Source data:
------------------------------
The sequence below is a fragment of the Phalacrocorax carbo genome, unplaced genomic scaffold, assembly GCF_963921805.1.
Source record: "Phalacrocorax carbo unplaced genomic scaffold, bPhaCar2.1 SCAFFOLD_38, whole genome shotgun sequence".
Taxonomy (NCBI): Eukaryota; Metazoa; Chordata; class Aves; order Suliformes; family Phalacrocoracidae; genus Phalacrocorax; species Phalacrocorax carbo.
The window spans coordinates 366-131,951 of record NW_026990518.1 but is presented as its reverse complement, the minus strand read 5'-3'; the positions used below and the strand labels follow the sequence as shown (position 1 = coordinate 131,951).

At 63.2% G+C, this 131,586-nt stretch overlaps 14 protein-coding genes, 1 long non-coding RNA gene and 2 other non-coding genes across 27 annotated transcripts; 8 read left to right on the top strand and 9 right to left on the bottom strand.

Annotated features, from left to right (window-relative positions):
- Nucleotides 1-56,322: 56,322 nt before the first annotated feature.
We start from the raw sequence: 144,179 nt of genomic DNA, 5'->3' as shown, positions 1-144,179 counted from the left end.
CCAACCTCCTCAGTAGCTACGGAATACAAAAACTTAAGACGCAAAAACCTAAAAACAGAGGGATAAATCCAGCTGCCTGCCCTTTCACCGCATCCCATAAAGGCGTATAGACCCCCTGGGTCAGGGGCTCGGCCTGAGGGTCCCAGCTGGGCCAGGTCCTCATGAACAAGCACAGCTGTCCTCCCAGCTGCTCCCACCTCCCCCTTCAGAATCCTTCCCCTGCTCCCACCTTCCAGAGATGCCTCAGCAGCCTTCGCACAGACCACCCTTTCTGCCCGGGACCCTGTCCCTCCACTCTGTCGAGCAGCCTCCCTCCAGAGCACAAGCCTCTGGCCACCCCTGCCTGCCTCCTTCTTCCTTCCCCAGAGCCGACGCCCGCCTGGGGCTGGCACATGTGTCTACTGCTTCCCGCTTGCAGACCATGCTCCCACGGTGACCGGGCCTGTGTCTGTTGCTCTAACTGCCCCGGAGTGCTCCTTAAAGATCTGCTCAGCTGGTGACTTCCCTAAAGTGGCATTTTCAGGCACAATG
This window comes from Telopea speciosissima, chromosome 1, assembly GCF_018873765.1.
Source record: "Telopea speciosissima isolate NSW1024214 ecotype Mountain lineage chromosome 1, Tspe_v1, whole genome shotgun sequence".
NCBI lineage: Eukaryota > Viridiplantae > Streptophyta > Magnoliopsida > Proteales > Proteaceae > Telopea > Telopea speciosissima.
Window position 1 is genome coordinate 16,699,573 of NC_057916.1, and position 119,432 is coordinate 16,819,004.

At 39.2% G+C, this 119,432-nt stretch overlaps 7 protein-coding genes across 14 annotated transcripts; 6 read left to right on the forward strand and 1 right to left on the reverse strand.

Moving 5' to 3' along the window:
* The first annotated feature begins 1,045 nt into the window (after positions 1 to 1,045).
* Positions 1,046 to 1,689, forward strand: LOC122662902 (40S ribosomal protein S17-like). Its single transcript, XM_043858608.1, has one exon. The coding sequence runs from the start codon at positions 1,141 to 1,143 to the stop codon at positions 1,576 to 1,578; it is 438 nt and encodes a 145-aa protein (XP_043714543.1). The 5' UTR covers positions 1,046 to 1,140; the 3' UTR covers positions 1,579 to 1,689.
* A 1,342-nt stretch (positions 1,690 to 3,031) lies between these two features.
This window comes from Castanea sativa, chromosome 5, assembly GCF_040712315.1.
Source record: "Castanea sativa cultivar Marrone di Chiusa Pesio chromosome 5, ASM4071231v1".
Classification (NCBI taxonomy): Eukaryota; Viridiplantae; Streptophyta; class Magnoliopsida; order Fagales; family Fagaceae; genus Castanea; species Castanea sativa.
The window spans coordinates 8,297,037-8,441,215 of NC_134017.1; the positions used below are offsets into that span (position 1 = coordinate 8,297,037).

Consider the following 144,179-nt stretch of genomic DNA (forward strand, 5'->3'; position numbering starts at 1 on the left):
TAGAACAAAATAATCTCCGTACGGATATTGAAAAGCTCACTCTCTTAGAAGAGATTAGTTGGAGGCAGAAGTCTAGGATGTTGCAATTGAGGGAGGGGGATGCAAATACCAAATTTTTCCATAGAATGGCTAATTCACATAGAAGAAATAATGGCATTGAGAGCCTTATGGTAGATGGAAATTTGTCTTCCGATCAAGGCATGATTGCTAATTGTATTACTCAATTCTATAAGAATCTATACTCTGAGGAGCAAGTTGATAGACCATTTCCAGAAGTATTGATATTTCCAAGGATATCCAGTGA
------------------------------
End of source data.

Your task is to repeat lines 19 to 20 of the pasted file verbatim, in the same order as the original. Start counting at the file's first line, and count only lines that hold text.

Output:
This window comes from Castanea sativa, chromosome 5, assembly GCF_040712315.1.
Source record: "Castanea sativa cultivar Marrone di Chiusa Pesio chromosome 5, ASM4071231v1".